CINCINNATI — The accepted explanation for the sudden success of the Cincinnati Reds involves the rebuilt bullpen, much-improved starting pitching and explosive and efficient batwork.
Manager Bryan Price accepts all those theories as to why the Reds are 20-12 since the All-Star break, second best record in the majors, but he mixes in another facet.
It is the bench, the extra players, the guys who are nearly always forgotten until they either do something good or mess up.
THE REDS CONTINUE TO have their unfair share of injuries during this resurgence — shortstop Zack Cozart, second baseman Brandon Phillips, center fielder Billy Hamilton and left fielder Adam Duvall all have had their down time since the All-Star break.
But thanks to guys like Ivan DeJesus Jr., Ramon Cabrera, Tyler Holt, Tony Renda and Jose Peraza, players who have stepped in and stepped up, the beat goes on.
“Everybody is overlooking it, but when we plug in Renda, Holt, DeJesus and Cabrera, they are doing the job,” said Price. “All of them have been contributors to a team that has been winning at a high rate recently.
“It is import to be able to plug in those players and feel like you are not skipping a beat,” he added. “They have done a super job and they should be acknowledged for that.”
IVAN DeJESUS JR., is exhibit A as to what it takes to be a successful fill-in because Price can plug him in at almost anywhere on the field and get juice from that plug-in.
“He works hard at it and if you just sit and watch his whole pre-game workout, you’ll see him move around the middle infield (shortstop/second base) where he plays primarily,” said Price. “But he goes to third base, he’ll take ground balls at first base and he moves out to left field, even though I haven’t utilized him there. He’ll still take balls off the bat out there and when we have the outfielders throw to bases he’ll go out there and throw to bases.”
It is a difficult task for a relatively young player. The 28-year-old Puerto Rican is the son of an excellent former major league infielder who played 14 years for the Dodgers, Cubs, Phillies, Yankee, Cardinals, Giants and Tigers. (How’d he miss the Reds?). Junior was a No. 2 draft pick by the Dogers in 2005 and spent six years in the minors before playing his first major league game. But he has spent most of his baseball life on minor-league buses and entering this season had only played in 124 major league games, 76 of those last year with the Reds after they signed him as a minor-league free agent.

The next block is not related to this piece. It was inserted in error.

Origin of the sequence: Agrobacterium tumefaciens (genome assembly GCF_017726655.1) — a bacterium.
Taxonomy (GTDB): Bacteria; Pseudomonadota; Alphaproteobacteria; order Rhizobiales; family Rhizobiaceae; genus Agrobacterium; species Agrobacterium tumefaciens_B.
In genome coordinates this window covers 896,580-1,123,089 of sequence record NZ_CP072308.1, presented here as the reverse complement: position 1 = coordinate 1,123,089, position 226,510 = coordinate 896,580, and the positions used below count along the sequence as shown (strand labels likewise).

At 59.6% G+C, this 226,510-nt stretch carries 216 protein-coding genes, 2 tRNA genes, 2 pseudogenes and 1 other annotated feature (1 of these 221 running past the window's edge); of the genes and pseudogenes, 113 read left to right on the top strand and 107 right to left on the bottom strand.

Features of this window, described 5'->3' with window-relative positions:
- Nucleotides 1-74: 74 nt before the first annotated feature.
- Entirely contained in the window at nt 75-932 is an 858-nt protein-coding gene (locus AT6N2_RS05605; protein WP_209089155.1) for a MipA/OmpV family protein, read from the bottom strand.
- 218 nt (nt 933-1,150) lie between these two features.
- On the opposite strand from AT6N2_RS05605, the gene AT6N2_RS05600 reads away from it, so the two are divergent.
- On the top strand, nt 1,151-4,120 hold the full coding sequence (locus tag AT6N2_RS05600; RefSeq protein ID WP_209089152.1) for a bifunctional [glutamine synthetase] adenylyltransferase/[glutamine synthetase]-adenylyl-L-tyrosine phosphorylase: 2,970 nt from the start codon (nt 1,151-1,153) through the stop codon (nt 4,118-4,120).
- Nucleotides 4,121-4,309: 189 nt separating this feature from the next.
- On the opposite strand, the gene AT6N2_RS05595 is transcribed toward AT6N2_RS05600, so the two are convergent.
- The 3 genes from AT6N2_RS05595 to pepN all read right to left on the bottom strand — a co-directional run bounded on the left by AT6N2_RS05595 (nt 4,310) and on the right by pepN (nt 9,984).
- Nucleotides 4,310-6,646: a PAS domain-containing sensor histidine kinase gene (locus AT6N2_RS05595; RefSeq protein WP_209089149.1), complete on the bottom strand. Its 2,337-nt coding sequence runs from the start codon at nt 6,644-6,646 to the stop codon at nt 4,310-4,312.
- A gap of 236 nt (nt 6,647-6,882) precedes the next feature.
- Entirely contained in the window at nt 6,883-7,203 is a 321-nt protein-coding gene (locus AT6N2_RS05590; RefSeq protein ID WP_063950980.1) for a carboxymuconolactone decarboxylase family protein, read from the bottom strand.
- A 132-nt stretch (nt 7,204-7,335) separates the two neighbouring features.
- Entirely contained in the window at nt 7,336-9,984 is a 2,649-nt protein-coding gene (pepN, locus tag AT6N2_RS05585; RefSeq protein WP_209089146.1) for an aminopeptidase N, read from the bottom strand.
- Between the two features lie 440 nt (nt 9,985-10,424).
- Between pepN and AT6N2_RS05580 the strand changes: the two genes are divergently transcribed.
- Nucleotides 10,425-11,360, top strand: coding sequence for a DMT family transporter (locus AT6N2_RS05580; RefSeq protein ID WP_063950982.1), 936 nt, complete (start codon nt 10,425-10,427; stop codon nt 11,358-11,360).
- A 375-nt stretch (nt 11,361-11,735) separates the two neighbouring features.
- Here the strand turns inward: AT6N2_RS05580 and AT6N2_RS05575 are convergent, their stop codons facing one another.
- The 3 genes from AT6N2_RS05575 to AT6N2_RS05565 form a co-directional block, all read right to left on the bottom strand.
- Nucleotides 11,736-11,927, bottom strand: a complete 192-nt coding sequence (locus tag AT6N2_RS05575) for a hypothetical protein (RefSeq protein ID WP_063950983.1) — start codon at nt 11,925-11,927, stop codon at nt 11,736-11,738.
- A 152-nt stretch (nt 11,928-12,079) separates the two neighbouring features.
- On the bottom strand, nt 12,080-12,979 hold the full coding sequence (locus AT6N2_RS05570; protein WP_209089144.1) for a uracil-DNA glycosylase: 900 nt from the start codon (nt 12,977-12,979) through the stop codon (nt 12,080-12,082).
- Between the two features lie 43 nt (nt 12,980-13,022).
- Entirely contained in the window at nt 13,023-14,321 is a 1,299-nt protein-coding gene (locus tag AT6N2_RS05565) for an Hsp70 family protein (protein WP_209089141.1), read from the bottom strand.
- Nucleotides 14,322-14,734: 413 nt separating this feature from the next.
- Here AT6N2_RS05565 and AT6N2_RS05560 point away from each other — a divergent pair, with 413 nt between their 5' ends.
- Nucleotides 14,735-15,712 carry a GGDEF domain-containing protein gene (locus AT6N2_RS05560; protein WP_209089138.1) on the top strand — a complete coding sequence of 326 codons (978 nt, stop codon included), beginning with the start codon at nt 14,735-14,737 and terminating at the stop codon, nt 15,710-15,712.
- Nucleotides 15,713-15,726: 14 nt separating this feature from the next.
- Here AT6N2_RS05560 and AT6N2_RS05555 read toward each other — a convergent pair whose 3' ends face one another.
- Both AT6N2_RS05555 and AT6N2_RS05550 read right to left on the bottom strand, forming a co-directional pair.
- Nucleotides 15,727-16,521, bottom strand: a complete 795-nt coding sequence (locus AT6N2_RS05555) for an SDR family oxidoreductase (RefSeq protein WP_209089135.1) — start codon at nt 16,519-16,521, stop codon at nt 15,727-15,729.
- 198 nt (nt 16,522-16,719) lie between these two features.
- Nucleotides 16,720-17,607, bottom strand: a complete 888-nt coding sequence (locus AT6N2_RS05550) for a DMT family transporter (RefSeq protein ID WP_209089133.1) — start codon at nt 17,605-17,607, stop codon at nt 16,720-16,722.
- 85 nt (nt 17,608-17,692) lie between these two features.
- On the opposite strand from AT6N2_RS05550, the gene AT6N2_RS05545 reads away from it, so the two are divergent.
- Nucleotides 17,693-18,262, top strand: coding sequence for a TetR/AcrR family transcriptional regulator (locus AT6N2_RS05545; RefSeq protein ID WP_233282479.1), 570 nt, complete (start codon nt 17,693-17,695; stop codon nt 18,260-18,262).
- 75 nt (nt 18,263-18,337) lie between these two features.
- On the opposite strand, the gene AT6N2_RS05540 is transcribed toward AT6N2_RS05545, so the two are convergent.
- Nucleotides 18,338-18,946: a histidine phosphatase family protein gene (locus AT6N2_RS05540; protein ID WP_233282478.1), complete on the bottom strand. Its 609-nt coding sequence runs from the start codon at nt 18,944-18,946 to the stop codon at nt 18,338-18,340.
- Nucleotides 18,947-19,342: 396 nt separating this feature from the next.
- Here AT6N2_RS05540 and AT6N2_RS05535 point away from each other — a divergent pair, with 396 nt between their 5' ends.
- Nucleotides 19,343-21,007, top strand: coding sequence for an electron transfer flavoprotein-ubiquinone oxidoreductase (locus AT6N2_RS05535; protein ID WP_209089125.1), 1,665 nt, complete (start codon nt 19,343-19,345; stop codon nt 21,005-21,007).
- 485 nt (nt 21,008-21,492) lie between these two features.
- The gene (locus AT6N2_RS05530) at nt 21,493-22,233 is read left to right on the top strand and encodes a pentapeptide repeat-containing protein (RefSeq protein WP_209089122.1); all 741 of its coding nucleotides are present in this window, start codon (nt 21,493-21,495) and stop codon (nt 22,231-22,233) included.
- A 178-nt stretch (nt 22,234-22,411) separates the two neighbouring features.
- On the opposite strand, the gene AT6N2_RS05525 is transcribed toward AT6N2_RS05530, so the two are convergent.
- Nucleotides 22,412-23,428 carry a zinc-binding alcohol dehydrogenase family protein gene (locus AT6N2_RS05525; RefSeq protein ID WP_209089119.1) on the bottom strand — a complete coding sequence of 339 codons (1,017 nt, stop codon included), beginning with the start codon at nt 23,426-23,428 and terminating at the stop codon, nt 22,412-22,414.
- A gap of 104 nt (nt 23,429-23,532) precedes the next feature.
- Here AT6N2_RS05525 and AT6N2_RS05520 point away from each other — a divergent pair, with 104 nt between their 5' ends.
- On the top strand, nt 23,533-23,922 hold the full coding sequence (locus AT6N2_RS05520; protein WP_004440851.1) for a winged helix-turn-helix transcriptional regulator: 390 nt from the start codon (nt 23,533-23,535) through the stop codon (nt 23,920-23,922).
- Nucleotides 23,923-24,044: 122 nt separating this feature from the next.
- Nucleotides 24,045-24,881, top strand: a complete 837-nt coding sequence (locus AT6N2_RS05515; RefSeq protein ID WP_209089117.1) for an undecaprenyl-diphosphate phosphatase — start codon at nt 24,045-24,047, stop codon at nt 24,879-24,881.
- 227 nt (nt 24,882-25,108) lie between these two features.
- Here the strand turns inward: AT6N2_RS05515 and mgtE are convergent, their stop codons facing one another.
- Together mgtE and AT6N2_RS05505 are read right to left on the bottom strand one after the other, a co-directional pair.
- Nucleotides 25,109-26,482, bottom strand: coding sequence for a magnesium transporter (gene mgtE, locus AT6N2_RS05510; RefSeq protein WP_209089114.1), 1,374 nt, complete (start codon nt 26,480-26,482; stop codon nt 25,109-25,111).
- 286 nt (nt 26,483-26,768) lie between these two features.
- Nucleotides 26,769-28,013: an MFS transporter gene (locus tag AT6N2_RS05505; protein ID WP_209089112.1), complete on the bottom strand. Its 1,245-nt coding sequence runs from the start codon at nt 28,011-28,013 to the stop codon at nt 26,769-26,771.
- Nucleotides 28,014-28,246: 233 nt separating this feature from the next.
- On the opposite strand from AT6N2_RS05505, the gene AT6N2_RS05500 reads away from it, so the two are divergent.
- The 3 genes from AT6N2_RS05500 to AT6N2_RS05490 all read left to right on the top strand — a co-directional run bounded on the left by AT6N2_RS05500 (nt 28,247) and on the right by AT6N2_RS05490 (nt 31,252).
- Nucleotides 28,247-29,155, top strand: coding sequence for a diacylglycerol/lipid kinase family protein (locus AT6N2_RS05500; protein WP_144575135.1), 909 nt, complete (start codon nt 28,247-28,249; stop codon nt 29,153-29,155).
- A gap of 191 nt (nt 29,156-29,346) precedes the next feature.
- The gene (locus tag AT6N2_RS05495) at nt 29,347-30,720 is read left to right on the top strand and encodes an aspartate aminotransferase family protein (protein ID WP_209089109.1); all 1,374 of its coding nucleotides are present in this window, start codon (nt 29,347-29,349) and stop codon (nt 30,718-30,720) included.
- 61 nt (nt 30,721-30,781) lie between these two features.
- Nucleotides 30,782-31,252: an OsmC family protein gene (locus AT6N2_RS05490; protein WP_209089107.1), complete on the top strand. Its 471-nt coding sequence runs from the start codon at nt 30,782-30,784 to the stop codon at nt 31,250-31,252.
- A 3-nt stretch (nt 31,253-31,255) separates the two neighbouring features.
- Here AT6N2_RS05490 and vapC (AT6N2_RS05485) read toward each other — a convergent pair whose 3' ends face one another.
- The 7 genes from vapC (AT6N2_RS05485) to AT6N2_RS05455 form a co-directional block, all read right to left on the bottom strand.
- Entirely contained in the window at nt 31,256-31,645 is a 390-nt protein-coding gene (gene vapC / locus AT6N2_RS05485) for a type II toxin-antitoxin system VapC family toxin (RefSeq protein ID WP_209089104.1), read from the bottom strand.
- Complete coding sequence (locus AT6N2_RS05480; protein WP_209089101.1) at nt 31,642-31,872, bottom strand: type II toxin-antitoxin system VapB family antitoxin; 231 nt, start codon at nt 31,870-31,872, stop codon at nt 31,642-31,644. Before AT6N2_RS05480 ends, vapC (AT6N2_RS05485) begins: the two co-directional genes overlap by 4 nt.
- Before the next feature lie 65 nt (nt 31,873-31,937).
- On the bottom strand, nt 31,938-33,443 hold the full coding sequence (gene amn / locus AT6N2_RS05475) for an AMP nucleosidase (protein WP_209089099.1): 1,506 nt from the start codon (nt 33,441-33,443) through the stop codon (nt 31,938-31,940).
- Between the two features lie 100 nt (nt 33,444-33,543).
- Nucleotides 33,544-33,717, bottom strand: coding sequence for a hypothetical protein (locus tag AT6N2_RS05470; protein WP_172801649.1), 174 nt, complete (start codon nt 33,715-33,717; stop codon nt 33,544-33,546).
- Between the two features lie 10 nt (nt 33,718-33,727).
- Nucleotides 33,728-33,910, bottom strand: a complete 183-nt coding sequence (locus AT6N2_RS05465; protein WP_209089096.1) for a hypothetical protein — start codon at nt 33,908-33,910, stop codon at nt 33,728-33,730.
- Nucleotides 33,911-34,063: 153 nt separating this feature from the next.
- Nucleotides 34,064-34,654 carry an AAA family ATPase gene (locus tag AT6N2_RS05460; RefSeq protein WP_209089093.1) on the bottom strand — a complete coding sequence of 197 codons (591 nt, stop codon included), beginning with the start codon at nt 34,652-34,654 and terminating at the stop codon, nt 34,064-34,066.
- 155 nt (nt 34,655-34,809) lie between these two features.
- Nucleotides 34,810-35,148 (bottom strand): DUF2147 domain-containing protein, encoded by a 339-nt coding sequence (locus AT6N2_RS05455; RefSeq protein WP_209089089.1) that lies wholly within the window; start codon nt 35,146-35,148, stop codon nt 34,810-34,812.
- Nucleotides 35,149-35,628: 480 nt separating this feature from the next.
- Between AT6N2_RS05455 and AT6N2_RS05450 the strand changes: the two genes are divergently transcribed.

“In addition to really working hard, he gives us our most efficient bat off the bench against left handed or right handed pitchers,” Price added. “It doesn’t bother me one bit when he goes up against a right handed pitcher. I have great expectations he will give us a great at bat in a tough role. He is not under our radar as a coaching staff. He is an unsung hero.”
SCOTT SCHEBLER, JOSE PERAZA and Ivan DeJesus Jr., are all former Los Angeles Dodgers, all anxious to play roles in ruining their former team’s quest to win the National League West.
Schebler and Peraza were in Saturday’s lineup, Schebler in right field and Peraza at shortstop after his Saturday recall from Louisville to play for ailing Zack Cozart.
“Cozart is a little banged up with his Achilles tendon and I don’t want to put him on the field for a couple of days,” said Price. “We want the swelling and soreness out of the Achilles.”
THE REDS HAD AN eight-man bullpen and a four-man bench (three with Cozart out), so they optioned pitcher Keyvius Sampson to Louisville and recalled infielder/outfielder Peraza to cover Cozart’s absence.
“I wasn’t comfortable with a three-man bench,” said Price. “And while he is here Peraza is going to get some starts at shortstop and we’ll move him around while he is here. He is here just to give us a boost.”
Peraza and Schebler both came from the Dodgers in the three-team trade that sent Todd Frazier to the White Sox. Schebler and Peraza both made their major league debuts with the Dodgers.
“I’m not sure Peraza has as much allegiance to the Dodgers as I have because he came up through the Braves system,” said Schebler. “It’s fun to play against the Dodgers, play against your buddies. And then to beat up on them (9-2 Friday night) is even better and always helps to give you some bragging rights. That’s always fun.”
SCHEBLER CAME UP THROUGH the Dodgers system with infielder Corey Seager and outfielder Joc Pederson, both emerging stars. Schebler and Seager were roommates at High-A, Double-A and Triple-A.
“Seager was my best buddy,” said Schebler. “Everybody keeps asking me if I saw it coming (how good Seager is) and I knew 1,000 per cent he was going to be the player he is right now.” Seager is hitting .313/.363/.531 with 21 homers, 34 doubles and 57 RBI.
“You spend enough time around him, a couple of years playing with him, you can tell who is going to be a guy like that,” said Schebler. “He is playing up to his abilities for sure and there is more in his tank. He’ll be even better next year and he has incredible numbers this year. He is an awesome guy, a better person than he is a player, which is really saying something.”
Amazingly, Seager has a brother, Kyle, playing for the Seattle Mariners and another brother, Justin, playing in the Seattle system. “I know them all and Corey and Kyle are real quiet, shy away from the media. But Justin is the outgoing one. Kinda funny, three brothers with different personalities.”
But all possess top-shelf baseball talent.